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Reply #218: Ted Kennedy always regretted not making that deal. [View All]

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SunnySong Donating Member (1000+ posts) Send PM | Profile | Ignore Sun Jun-27-10 09:11 PM
Response to Reply #217
218. Ted Kennedy always regretted not making that deal.
And the idea of HMO's is not that far from most managed health care plans in Europe and Asia.


Read Nixon's plan and honestly tell me The United States was better off without it.

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First, it offers every American an opportunity to obtain a balanced, comprehensive range of health insurance benefits;

Second, it will cost no American more than he can afford to pay;

Third, it builds on the strength and diversity of our existing public and private systems of health financing and harmonizes them into an overall system;

Fourth, it uses public funds only where needed and requires no new Federal taxes;

Fifth, it would maintain freedom of choice by patients and ensure that doctors work for their patient, not for the Federal Government.

Sixth, it encourages more effective use of our health care resources;

And finally, it is organized so that all parties would have a direct stake in making the system work--consumer, provider, insurer, State governments and the Federal Government.


--Employee Health Insurance, covering most Americans and offered at their place of employment, with the cost to be shared by the employer and employee on a basis which would prevent excessive burdens on either;

--Assisted Health Insurance, covering low-income persons, and persons who would be ineligible for the other two programs, with Federal and State government paying those costs beyond the means of the individual who is insured; and,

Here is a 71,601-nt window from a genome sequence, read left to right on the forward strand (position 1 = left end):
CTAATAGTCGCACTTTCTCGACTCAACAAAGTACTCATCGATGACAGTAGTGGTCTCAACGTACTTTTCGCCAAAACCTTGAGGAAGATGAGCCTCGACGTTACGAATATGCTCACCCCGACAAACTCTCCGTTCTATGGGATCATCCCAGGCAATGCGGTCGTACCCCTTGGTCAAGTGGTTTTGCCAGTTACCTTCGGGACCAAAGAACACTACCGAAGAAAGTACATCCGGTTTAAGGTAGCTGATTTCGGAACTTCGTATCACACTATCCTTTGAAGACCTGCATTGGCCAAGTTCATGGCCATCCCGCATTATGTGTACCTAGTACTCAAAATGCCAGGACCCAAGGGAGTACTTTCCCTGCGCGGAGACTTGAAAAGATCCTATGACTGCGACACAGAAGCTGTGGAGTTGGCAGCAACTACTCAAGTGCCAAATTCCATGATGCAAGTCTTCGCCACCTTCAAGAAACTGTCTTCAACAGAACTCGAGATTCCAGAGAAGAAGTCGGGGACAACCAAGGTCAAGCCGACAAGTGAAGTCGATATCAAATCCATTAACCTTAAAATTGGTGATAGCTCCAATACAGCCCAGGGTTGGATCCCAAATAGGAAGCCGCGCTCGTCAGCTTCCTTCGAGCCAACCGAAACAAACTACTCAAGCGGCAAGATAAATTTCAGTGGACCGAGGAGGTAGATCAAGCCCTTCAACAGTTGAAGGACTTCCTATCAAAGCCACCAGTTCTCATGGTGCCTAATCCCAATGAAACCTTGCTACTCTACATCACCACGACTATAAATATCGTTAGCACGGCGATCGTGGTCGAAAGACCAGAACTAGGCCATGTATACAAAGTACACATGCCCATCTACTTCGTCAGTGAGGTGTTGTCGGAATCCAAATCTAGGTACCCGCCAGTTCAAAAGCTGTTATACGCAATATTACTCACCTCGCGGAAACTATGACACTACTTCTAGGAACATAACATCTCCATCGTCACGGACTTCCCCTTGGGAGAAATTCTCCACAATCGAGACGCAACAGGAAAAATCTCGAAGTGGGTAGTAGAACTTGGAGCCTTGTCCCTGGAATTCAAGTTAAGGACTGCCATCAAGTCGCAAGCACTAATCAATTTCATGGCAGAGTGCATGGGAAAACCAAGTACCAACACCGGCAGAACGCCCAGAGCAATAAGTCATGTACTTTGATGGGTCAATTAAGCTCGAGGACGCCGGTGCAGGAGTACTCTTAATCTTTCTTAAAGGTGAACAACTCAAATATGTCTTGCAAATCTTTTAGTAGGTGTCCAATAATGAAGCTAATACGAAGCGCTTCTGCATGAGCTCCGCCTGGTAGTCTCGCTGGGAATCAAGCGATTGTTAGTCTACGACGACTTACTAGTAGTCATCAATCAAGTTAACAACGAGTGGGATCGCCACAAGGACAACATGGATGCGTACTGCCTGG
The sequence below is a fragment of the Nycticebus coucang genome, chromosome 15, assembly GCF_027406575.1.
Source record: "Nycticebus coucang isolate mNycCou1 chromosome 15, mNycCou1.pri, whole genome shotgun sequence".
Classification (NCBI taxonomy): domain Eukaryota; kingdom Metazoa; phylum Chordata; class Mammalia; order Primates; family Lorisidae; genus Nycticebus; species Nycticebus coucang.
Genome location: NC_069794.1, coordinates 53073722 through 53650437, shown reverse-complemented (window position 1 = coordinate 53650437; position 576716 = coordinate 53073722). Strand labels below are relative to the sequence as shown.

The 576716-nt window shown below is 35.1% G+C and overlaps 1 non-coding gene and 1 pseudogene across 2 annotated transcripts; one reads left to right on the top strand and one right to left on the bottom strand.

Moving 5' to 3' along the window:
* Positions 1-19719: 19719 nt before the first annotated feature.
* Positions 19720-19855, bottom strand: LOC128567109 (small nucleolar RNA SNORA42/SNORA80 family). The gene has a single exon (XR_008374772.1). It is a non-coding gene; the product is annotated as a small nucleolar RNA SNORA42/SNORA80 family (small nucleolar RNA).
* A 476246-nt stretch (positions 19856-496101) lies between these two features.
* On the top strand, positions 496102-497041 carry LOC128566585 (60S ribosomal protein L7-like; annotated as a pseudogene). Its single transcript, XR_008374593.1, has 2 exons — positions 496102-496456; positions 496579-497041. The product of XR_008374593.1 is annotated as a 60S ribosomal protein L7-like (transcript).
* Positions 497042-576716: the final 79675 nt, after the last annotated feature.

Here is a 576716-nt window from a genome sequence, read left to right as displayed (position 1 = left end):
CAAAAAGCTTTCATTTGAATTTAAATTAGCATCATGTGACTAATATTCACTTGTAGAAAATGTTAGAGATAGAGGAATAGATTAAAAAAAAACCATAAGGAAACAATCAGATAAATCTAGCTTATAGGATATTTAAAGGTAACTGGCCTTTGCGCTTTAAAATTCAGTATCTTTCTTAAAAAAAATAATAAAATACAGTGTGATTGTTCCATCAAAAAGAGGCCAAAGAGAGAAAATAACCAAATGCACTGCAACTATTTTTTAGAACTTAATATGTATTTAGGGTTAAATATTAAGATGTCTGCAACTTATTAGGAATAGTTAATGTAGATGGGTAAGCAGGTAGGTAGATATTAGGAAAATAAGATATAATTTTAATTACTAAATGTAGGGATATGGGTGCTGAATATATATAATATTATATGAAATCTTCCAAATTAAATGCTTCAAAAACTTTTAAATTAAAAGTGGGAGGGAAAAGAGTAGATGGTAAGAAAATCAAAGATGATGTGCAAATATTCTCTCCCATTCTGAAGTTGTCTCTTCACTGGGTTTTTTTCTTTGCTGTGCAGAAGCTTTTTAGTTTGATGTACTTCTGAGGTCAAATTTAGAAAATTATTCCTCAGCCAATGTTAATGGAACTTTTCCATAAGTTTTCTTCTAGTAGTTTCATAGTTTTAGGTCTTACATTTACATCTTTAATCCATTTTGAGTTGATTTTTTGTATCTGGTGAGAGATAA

--An improved Medicare Plan, covering those 65 and over and offered through a Medicare system that is modified to include additional, needed benefits.
One of these three plans would be available to every American, but for everyone, participation in the program would be voluntary.

The benefits offered by the three plans would be identical for all Americans, regardless of age or income. Benefits would be provided for:
--hospital care;
--physicians' care in and out of the hospital;
--prescription and life-saving drugs;
--laboratory tests and X-rays;
--medical devices;
--ambulance services; and,
--other ancillary health care.

There would be no exclusions of coverage based on the nature of the illness. For example, a person with heart disease would qualify for benefits as would a person with kidney disease.

In addition, CHIP would cover treatment for mental illness, alcoholism and drug addiction, whether that treatment were provided in hospitals and physicians' offices or in community based settings.

Certain nursing home services and other convalescent services would also be covered. For example, home health services would be covered so that long and costly stays in nursing homes could be averted where possible.

The health needs of children would come in for special attention, since many conditions, if detected in childhood, can be prevented from causing lifelong disability and learning handicaps. Included in these services for children would be:
--preventive care up to age six;
--eye examinations;
--hearing examinations; and,
--regular dental care up to age 13.

Under the Comprehensive Health Insurance Plan, a doctor's decisions could be based on the health care needs of his patients, not on health insurance coverage. This difference is essential for quality care.

Every American participating in the program would be insured for catastrophic illnesses that can eat away savings and plunge individuals and families into hopeless debt for years. No family would ever have annual out-of-pocket expenses for covered health services in excess of $1,500, and low-income families would face substantially smaller expenses.

As part of this program, every American who participates in the program would receive a Health-card when the plan goes into effect in his State. This card, similar to a credit card, would be honored by hospitals, nursing homes, emergency rooms, doctors, and clinics across the country. This card could also be used to identify information on blood type and .sensitivity to particular drugs-information which might be important in an emergency.



Bills for the services paid for with the Health-card would be sent to the insurance carrier who would reimburse the provider of the care for covered services, then bill the patient for his share, if any.
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